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Letter to the Editor: Stop signs — who needs ’em?

Dear Editors,

I would like to respond to your article “Public Safety really needs to cool it with the parking tickets” by your writer Priscilla Yuki Wilson in the Opinions & Editorial section of your paper dated Oct. 25, 2011 (Vol. 97: 8).

I would first like to apologize to Ms. Wilson for her misfortune at having received a ticket from an officer in the Department of Public Safety for allegedly driving through six stop signs. I applaud the bravery of those who defy what is clearly an archaic and unjustifiable relic of the campus rulebook, the rule that drivers should actually stop at stop signs.

It is clear that stop signs are an unnecessary menace in this day and age. On such “quiet Sunday afternoons,” drivers should not have to worry about stopping at crosswalks clearly demarcated for pedestrians. Those on foot, especially the numerous children that live and attend school on the Mills campus, should learn to dodge out of the way of those who have “more important things to do” than anyone foolishly adhering to the highway code.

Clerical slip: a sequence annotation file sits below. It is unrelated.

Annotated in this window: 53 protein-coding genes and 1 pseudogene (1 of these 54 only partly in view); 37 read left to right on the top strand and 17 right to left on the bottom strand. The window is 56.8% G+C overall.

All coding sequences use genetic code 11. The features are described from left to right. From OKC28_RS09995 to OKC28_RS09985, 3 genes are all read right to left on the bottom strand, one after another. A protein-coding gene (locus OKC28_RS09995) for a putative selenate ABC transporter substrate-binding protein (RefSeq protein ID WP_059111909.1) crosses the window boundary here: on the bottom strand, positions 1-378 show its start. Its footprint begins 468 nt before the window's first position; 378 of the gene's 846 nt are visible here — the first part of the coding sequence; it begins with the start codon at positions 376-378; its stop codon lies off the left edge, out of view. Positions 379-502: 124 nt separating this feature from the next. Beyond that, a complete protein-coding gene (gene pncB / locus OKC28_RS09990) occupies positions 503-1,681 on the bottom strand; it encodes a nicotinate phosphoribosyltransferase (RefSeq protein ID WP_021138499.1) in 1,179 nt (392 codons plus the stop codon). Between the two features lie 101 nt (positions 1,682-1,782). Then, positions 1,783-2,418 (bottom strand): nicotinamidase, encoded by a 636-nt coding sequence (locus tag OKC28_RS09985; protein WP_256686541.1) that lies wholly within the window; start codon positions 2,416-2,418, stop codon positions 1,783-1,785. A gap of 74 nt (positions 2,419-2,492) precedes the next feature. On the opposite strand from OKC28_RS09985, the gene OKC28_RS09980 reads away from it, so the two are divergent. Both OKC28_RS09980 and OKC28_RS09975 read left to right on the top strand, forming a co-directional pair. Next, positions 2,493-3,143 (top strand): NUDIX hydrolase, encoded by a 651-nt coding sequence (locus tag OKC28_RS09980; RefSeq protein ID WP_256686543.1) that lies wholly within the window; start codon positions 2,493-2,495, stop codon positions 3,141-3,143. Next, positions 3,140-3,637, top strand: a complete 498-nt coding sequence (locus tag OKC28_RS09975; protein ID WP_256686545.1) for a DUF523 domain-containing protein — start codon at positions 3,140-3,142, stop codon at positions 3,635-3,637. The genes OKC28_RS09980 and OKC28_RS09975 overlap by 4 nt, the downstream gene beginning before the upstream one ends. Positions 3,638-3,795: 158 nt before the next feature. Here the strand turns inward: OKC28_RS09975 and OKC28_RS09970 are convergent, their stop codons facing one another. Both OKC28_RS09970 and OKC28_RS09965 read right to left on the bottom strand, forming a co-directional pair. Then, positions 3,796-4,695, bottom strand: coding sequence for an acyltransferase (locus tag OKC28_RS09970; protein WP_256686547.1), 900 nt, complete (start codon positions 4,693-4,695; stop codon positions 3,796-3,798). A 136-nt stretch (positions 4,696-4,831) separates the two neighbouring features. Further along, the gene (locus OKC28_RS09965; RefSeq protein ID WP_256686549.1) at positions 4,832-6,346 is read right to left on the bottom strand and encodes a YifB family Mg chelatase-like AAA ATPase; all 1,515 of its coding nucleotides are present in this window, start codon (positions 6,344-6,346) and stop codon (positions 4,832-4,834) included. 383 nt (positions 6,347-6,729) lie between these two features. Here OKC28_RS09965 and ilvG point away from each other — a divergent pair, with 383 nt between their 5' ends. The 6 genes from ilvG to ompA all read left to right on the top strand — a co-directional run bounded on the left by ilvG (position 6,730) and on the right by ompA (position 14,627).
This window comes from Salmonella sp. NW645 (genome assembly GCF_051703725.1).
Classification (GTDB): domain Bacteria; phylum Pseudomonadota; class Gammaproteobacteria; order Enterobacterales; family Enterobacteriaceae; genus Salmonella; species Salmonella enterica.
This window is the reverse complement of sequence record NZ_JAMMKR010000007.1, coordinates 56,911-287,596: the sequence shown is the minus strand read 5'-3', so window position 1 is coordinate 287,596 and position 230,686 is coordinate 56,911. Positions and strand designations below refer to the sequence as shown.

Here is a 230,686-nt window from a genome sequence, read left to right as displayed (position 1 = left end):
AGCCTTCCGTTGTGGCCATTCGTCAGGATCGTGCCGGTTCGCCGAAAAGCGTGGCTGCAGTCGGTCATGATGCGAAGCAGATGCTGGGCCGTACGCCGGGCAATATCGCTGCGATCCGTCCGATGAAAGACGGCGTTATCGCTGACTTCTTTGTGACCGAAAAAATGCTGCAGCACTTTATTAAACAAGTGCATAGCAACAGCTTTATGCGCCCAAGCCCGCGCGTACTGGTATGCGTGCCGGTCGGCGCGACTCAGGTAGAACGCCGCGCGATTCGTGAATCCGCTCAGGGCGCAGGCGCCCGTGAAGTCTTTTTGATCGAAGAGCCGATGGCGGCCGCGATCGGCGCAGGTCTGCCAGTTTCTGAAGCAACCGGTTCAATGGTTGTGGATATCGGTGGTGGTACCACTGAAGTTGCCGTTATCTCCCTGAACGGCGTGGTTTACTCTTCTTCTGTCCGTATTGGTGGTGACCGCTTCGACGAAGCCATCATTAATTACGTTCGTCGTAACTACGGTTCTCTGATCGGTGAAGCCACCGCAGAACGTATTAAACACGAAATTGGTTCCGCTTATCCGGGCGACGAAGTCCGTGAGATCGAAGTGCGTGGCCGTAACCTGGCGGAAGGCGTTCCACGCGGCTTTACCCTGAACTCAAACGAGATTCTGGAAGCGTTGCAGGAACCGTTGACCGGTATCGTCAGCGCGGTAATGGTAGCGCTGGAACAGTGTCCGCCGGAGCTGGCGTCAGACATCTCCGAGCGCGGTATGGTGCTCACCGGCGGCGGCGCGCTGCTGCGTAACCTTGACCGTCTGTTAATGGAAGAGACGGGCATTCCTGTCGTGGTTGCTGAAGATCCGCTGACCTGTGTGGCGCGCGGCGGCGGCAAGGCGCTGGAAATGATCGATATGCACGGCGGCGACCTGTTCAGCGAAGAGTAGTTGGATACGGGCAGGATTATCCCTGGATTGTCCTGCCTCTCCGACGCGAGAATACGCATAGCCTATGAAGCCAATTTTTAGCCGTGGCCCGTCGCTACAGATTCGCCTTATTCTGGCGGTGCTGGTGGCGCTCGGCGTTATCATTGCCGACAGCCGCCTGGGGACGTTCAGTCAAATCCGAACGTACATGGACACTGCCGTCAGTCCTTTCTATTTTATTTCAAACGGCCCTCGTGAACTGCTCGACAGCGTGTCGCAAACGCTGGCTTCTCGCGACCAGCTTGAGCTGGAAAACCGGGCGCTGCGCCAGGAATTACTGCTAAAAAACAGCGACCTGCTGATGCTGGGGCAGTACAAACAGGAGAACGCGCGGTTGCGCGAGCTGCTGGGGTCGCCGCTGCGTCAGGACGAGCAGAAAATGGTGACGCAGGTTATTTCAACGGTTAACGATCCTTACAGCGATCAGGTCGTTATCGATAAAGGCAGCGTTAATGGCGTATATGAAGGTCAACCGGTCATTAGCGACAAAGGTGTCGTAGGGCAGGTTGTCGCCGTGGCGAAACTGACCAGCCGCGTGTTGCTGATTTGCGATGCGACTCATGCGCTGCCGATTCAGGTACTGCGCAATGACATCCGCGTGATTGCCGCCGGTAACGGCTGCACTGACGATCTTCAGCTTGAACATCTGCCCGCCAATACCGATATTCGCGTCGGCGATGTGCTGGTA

Of course, despite noting that there are some “nice” officers, the article clearly reveals the fact that all members of the Public Safety staff wish nothing more than to impress their bosses and punish the poor students of Mills.  I cast shame on the lapse of duty of the one lazy officer who was asleep at 1 a.m., an individual who is clearly representative of the wider pool of security staff at the College and indicative that our officers are completely inept at “providing protection.”

Indeed, the only purpose Public Safety seem to serve is assisting students locked out of their rooms or those who need to be chauffeured around campus. Then again, I suppose they could be helpful should one need to call an ambulance after using a crosswalk on any Sunday afternoon where drivers choose not to obey that draconian stop sign rule.

Yours sincerely,

Sally Stoppard, Grad Student


The author of this submission uses a fake name as they have chosen to remain anonymous.